shoreline coastal management plans (SMP)

Here is an exam question I answered:

Coastal management strategies vary from place to place because they are dependent on cost benefit analysis of local councils. This means local councils look at how important and valuable a given land is. As well as what kind of interest does it hold to the local residents.

The S.M.P. (shoreline management plan) has four strategies:

1)      Holding the line approach. Meaning placing coastal defences of both hard and soft engineering. A holding the line approach is used at gas terminals (Hornsea), settlements and places of economic importance.

2)      Retreating the line: the idea of retreating the line is setting a red zone farther inland and allowing the sea to do its job, thus creating marshland and mudflats.

3)      Advancing the line. Meaning building defences into the sea. These usually cost a lot and are used for places of immense importance. (Thames flood gates in London).

4)      The do nothing approach; this usually causes conflicts between councils and local land owners. It is the concept of letting the sea erode away the land.

How to carry a fieldwork

This is an essay I wrote on how to carry fieldwork and research ;3

Location: Holderness.

To investigate effectiveness of coastal management schemes in Holderness I first searched for data and information from secondary sources such as:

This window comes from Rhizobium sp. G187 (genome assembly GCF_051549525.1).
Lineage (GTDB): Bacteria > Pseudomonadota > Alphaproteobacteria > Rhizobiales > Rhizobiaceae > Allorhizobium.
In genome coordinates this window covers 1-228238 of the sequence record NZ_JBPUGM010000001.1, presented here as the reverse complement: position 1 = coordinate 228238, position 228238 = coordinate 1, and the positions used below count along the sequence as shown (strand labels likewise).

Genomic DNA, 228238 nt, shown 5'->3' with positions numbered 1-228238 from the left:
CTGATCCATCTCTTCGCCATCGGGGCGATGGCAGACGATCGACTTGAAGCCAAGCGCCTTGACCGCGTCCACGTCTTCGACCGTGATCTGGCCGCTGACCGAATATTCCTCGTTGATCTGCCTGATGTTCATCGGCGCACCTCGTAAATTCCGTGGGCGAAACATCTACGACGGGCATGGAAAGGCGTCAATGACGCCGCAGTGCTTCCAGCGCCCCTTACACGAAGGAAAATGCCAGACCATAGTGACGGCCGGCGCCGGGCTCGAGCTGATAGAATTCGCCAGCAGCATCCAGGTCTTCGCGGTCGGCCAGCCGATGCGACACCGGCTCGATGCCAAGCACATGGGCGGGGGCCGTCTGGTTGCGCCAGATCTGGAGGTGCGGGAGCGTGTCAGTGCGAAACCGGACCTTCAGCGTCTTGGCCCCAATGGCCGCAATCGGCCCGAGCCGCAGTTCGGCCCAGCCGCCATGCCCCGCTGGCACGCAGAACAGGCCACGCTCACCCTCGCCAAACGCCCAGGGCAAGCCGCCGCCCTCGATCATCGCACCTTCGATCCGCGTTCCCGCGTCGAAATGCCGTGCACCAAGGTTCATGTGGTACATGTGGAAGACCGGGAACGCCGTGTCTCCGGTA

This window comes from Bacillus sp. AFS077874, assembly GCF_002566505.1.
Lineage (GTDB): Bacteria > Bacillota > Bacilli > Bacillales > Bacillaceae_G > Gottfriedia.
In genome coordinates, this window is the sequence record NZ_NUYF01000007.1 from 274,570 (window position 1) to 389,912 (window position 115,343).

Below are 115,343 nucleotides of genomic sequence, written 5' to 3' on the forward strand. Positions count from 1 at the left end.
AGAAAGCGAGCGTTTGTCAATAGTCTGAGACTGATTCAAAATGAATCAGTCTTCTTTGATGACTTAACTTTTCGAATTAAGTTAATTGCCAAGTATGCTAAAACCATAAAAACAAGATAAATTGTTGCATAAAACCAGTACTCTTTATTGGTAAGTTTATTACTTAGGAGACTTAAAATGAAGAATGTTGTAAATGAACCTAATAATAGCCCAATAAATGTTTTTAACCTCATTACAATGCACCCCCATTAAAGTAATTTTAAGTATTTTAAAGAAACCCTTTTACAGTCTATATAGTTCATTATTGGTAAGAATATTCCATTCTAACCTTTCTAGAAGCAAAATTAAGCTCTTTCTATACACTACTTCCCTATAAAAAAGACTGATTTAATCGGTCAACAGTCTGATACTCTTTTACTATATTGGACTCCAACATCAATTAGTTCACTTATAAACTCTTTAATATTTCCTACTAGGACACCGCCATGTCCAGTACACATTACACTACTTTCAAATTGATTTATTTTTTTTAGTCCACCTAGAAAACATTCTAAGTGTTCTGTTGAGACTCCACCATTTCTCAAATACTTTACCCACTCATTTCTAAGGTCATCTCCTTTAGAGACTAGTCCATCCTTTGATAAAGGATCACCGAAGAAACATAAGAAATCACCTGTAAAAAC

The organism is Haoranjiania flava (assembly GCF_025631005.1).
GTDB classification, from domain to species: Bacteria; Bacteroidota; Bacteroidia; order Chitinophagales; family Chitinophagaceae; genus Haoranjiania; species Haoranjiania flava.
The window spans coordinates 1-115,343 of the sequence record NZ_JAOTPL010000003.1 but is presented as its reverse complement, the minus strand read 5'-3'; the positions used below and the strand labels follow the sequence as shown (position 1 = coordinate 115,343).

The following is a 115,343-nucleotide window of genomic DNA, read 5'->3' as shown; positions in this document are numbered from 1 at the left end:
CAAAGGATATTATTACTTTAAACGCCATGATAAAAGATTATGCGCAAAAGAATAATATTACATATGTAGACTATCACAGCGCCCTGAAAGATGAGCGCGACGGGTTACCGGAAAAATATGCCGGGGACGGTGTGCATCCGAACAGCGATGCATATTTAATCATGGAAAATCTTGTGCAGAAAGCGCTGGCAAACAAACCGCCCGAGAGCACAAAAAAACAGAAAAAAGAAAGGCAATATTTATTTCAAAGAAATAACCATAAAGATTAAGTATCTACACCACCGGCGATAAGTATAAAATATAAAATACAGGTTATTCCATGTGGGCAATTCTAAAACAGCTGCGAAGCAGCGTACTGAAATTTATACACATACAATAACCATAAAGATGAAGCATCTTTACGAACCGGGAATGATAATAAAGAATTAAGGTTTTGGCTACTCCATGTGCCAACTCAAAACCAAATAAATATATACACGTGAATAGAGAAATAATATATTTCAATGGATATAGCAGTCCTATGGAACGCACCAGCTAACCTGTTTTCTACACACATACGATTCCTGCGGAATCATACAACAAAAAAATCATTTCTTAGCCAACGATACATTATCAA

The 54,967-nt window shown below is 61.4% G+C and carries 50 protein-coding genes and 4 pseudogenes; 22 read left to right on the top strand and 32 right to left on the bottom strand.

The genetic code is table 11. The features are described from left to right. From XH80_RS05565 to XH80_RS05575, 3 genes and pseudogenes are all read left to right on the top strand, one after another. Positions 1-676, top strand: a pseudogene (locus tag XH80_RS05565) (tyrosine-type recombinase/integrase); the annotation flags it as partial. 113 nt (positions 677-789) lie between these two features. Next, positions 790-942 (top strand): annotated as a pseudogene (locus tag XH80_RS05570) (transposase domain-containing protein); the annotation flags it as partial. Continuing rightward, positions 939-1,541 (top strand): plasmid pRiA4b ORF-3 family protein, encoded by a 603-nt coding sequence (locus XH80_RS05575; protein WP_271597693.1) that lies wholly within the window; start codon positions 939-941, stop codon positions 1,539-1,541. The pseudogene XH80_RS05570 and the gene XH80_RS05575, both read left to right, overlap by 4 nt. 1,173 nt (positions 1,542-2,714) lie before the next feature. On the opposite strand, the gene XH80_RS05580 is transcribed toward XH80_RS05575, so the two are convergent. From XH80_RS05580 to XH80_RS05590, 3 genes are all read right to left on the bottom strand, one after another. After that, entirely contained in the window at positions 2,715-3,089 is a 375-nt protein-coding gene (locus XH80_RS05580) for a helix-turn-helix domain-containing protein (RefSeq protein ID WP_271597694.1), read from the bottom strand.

-google maps.

-Wikipedia.

-and forums on coastal issues.

– As well as images to have an idea about how the coastal defences look.

These secondary researches informed me about the kind of coastal defences which were present. Online research allowed me to carry a cost benefit analysis to assess how effective the defences are.

On the field trip I carried out all my primary research. This included taking a walk along Holderness’s coast from which I spotted 4 types of management strategies. Those being: do nothing approach, ripraps, groynes and sea walls.

I then proceeded to make a sketch of the location before high tide. Later I asked residents (mostly elderlies) of how useful they found the defences. Results varied a lot from person to person. Which I later represented in a table.

Finally I took pictures of the coastal landscape to compare with online pictures and decide if management strategies were effective or otherwise.

Following this I used a systematic sampling method to record the amount of sediments trapped within the groynes.

The end.